FILE - In this May 4, 2020 file photo, Norwegian cruise ships are docked at Portsmouth Marine Terminal in Portsmouth, Va. Norwegian Cruise Line is announcing plans to resume sailing after being shut down for more than a year by the pandemic. Norwegian said Tuesday, May 4, 2020, that it plans trips in late July in the Greek islands and in August in the Caribbean. (Stephen M. Katz/The Virginian-Pilot via AP, File)

FILE – In this May 4, 2020 file photo, Norwegian cruise ships are docked at Portsmouth Marine Terminal in Portsmouth, Va. Norwegian Cruise Line is announcing plans to resume sailing after being shut down for more than a year by the pandemic. Norwegian said Tuesday, May 4, 2020, that it plans trips in late July in the Greek islands and in August in the Caribbean – Stephen M Katz/The Virginian-Pilot via AP, File

Americans who go to the new foreign ports to board would still have to meet the local country’s health guidelines, which means being vaccinated in some cases.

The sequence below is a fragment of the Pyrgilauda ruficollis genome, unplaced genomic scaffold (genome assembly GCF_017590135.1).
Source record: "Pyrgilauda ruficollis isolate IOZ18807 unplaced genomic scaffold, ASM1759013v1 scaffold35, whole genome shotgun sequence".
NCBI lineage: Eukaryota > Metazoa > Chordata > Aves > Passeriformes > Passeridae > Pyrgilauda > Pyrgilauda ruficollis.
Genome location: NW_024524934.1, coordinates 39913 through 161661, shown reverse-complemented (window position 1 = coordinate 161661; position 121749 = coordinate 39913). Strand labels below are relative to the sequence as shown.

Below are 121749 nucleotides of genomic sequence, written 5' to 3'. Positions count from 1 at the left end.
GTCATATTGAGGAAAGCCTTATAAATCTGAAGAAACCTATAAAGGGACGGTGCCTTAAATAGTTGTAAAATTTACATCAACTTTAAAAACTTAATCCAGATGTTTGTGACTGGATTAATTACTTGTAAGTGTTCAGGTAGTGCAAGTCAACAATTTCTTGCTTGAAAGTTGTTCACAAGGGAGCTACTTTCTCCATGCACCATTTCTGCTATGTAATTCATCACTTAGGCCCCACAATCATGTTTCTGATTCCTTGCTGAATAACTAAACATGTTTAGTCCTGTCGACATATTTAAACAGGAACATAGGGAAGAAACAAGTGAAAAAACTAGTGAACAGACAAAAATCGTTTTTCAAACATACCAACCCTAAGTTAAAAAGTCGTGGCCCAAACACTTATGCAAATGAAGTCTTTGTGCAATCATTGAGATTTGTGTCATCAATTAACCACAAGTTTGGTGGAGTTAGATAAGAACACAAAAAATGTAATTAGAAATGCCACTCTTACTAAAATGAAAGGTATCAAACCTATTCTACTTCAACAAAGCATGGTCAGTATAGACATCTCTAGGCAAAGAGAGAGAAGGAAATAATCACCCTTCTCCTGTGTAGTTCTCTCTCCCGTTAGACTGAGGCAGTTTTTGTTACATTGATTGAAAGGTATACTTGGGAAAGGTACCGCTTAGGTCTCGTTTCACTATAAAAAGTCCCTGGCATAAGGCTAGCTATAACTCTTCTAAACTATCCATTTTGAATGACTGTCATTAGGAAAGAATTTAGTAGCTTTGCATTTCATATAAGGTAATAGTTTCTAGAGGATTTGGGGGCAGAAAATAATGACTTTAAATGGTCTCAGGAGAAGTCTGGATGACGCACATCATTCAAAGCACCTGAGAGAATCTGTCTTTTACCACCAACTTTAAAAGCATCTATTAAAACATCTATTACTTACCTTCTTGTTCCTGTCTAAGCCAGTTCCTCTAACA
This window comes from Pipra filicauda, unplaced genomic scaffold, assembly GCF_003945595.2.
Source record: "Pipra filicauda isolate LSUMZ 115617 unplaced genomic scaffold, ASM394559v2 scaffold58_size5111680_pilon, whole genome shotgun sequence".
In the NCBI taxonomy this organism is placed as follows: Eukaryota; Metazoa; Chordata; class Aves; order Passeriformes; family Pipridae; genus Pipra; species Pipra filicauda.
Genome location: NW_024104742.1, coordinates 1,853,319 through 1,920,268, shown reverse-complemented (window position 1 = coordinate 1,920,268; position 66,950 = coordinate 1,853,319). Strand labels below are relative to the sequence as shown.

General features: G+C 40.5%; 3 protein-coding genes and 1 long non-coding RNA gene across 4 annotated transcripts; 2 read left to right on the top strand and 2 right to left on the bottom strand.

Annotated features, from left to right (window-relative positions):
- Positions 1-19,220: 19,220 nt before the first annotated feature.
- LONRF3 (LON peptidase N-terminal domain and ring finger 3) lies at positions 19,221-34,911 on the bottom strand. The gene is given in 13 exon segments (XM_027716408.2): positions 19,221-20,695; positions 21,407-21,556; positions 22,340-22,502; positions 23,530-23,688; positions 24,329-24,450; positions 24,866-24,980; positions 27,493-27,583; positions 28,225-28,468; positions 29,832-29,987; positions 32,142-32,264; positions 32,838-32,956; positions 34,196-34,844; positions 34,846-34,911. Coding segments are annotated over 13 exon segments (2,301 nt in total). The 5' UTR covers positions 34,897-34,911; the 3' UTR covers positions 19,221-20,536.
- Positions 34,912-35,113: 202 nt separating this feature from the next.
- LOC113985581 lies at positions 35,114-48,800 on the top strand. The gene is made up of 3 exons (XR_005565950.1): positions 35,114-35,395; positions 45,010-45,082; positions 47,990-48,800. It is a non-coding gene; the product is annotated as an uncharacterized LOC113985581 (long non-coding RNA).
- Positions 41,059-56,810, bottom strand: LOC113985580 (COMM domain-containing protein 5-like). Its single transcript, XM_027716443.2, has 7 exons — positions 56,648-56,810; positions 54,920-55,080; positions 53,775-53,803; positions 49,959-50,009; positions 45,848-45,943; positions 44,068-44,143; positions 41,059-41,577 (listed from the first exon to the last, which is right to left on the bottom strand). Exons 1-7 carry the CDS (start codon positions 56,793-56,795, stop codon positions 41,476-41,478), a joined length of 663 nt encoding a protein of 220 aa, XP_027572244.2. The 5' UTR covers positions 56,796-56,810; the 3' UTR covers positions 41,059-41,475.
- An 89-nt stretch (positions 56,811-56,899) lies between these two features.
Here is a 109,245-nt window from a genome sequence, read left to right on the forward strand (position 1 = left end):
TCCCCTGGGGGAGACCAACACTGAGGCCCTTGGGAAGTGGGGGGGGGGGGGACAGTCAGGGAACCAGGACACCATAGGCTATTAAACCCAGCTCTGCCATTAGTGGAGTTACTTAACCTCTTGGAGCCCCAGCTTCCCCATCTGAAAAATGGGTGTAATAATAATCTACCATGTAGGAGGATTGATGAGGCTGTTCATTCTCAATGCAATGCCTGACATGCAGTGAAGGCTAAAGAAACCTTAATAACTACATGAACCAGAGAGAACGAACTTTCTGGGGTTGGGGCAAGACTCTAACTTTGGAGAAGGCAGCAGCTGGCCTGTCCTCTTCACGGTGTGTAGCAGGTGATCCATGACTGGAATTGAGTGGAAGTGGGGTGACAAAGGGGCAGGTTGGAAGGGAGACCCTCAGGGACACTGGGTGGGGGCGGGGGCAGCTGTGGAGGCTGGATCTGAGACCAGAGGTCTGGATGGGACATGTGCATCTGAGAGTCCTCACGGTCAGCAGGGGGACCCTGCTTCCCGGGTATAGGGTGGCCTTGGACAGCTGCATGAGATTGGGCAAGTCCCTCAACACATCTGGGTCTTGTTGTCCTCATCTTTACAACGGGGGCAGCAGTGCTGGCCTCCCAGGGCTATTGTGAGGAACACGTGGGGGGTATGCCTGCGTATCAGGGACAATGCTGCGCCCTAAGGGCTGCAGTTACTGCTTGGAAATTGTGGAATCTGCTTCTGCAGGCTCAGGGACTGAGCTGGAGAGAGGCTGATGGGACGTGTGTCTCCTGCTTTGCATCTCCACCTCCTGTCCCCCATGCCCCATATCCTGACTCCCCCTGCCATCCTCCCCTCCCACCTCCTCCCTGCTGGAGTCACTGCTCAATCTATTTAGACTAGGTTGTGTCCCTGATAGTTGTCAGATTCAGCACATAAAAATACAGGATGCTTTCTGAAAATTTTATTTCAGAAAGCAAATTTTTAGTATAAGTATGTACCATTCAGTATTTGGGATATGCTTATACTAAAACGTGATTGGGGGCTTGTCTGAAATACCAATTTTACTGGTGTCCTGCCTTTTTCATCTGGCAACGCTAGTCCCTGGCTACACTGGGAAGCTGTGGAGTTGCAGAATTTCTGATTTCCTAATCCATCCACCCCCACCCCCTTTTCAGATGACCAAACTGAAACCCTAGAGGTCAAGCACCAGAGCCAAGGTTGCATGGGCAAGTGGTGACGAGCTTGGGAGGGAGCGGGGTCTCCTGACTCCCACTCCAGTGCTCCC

The 27 countries of the European Union are expected to allow American tourists again this summer, but only if they are fully vaccinated. To get on board a cruise ship in Greece would require proof of vaccination.

Caribbean destinations, Bermuda and the Bahamas don’t require travelers to be vaccinated — but they’ll have to be to board their cruise ships.

“Safe travel is our priority and placing vaccinations and other key public health travel protocols at the core of our cruise industry restart will not only restore traveler confidence, but also offer comfort to visitors and Barbadians alike,” Lisa Cummins, the Barbados minister of tourism and international transport, said in a statement.

Carnival Corp’s Seabourn Odyssey will depart from Barbados starting in July, eliminating Miami, one of its ports.